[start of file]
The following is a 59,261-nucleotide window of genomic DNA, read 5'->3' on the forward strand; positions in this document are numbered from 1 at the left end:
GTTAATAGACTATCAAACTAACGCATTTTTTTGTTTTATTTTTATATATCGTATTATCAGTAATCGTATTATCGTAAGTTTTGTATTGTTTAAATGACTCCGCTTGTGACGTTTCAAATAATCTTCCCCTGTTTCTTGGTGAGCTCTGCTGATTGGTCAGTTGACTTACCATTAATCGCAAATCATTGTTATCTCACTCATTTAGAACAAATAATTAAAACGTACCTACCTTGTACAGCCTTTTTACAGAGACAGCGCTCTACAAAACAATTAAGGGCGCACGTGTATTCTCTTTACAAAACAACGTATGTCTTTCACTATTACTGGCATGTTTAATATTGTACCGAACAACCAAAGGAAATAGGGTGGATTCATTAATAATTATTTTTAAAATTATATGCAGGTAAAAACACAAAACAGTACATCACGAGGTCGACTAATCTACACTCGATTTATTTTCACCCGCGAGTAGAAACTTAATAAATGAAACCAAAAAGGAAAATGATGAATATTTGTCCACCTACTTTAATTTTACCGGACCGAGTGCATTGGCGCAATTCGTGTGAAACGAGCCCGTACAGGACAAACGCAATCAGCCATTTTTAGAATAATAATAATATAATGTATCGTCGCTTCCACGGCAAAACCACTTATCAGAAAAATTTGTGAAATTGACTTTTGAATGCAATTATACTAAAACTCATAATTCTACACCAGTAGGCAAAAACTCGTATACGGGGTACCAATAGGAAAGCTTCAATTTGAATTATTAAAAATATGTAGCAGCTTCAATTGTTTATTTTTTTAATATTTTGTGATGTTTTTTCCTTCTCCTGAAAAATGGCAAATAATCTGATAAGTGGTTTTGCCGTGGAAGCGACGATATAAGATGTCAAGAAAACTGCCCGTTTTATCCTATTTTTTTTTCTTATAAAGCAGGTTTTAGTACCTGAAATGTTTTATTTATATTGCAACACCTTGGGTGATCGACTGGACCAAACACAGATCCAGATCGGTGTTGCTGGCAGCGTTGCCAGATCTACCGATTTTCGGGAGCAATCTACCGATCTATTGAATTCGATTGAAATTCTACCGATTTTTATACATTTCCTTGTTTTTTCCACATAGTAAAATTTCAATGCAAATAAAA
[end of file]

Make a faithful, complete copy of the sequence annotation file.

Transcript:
The following is a 59,261-nucleotide window of genomic DNA, read 5'->3' on the forward strand; positions in this document are numbered from 1 at the left end:
GTTAATAGACTATCAAACTAACGCATTTTTTTGTTTTATTTTTATATATCGTATTATCAGTAATCGTATTATCGTAAGTTTTGTATTGTTTAAATGACTCCGCTTGTGACGTTTCAAATAATCTTCCCCTGTTTCTTGGTGAGCTCTGCTGATTGGTCAGTTGACTTACCATTAATCGCAAATCATTGTTATCTCACTCATTTAGAACAAATAATTAAAACGTACCTACCTTGTACAGCCTTTTTACAGAGACAGCGCTCTACAAAACAATTAAGGGCGCACGTGTATTCTCTTTACAAAACAACGTATGTCTTTCACTATTACTGGCATGTTTAATATTGTACCGAACAACCAAAGGAAATAGGGTGGATTCATTAATAATTATTTTTAAAATTATATGCAGGTAAAAACACAAAACAGTACATCACGAGGTCGACTAATCTACACTCGATTTATTTTCACCCGCGAGTAGAAACTTAATAAATGAAACCAAAAAGGAAAATGATGAATATTTGTCCACCTACTTTAATTTTACCGGACCGAGTGCATTGGCGCAATTCGTGTGAAACGAGCCCGTACAGGACAAACGCAATCAGCCATTTTTAGAATAATAATAATATAATGTATCGTCGCTTCCACGGCAAAACCACTTATCAGAAAAATTTGTGAAATTGACTTTTGAATGCAATTATACTAAAACTCATAATTCTACACCAGTAGGCAAAAACTCGTATACGGGGTACCAATAGGAAAGCTTCAATTTGAATTATTAAAAATATGTAGCAGCTTCAATTGTTTATTTTTTTAATATTTTGTGATGTTTTTTCCTTCTCCTGAAAAATGGCAAATAATCTGATAAGTGGTTTTGCCGTGGAAGCGACGATATAAGATGTCAAGAAAACTGCCCGTTTTATCCTATTTTTTTTTCTTATAAAGCAGGTTTTAGTACCTGAAATGTTTTATTTATATTGCAACACCTTGGGTGATCGACTGGACCAAACACAGATCCAGATCGGTGTTGCTGGCAGCGTTGCCAGATCTACCGATTTTCGGGAGCAATCTACCGATCTATTGAATTCGATTGAAATTCTACCGATTTTTATACATTTCCTTGTTTTTTCCACATAGTAAAATTTCAATGCAAATAAAA